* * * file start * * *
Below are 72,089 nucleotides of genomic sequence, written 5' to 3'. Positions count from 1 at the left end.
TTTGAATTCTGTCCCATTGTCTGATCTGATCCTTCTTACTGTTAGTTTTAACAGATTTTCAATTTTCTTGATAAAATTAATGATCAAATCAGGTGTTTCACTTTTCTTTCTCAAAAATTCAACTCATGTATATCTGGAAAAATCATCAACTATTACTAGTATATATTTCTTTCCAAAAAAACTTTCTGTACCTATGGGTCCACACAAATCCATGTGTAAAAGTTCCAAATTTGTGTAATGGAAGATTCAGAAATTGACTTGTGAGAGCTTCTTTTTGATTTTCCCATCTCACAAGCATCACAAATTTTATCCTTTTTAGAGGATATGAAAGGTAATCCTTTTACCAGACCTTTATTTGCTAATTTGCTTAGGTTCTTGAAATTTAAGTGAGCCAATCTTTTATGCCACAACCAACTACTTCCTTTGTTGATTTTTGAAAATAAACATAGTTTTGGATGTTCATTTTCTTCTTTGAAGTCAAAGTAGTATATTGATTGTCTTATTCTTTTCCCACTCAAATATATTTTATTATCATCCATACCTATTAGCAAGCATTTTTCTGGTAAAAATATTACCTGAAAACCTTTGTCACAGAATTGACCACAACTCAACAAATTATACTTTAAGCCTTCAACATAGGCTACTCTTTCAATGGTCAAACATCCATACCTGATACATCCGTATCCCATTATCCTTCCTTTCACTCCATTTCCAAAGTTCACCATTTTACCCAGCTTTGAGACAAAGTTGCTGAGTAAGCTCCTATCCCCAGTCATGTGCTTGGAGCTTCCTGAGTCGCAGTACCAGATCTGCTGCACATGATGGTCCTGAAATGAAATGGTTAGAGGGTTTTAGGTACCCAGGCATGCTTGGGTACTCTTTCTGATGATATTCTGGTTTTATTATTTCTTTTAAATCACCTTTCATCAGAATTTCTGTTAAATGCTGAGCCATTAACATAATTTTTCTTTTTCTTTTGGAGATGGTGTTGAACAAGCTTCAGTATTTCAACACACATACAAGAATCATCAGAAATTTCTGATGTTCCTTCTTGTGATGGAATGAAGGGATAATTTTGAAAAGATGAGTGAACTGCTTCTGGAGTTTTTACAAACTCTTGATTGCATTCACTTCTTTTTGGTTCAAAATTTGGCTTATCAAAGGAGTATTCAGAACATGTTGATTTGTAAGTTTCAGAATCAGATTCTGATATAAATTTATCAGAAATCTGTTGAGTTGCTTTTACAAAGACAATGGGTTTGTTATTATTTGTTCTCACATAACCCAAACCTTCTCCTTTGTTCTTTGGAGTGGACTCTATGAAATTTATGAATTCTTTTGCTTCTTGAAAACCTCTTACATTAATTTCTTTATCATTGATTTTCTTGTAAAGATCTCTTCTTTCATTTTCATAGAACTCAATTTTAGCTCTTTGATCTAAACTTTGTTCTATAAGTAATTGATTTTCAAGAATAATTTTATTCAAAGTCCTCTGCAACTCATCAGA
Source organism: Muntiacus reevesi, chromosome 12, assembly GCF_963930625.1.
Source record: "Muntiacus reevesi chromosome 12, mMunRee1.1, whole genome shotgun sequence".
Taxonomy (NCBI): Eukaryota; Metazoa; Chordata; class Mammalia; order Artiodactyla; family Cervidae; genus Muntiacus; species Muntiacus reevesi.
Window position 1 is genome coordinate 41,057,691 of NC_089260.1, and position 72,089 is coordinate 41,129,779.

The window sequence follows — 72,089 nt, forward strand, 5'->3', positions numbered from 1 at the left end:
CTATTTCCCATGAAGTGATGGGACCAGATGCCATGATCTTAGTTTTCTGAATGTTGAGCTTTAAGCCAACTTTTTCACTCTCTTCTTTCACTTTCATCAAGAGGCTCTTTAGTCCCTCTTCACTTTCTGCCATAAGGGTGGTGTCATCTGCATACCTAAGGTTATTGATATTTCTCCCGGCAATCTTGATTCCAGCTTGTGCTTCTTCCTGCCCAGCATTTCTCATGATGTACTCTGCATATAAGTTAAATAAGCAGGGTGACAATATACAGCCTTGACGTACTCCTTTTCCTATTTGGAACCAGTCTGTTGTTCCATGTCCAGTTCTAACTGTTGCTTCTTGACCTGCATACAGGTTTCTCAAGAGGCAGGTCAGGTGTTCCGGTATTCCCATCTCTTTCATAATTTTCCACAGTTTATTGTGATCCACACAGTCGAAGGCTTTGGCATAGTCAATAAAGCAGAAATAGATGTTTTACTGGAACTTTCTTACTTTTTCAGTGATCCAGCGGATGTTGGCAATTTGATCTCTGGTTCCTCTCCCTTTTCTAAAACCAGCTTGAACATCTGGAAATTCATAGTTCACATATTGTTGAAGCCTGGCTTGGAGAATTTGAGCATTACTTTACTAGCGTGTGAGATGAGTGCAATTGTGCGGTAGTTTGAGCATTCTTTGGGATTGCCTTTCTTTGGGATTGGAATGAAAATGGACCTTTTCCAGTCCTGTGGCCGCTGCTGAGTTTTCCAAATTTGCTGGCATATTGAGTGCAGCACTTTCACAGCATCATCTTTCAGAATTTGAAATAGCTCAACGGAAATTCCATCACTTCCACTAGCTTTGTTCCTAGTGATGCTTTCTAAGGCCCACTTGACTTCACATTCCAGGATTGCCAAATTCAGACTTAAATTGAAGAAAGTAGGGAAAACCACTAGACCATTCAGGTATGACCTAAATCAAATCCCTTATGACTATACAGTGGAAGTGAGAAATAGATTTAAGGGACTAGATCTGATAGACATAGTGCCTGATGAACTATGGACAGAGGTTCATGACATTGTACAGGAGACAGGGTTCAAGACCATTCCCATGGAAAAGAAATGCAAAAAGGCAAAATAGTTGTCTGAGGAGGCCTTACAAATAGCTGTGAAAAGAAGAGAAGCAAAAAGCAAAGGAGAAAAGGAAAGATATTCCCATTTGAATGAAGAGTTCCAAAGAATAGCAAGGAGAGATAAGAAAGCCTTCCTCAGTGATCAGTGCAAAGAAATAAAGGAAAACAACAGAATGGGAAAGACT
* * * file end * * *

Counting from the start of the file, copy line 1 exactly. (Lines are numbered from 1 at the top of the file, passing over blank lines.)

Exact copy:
Below are 72,089 nucleotides of genomic sequence, written 5' to 3'. Positions count from 1 at the left end.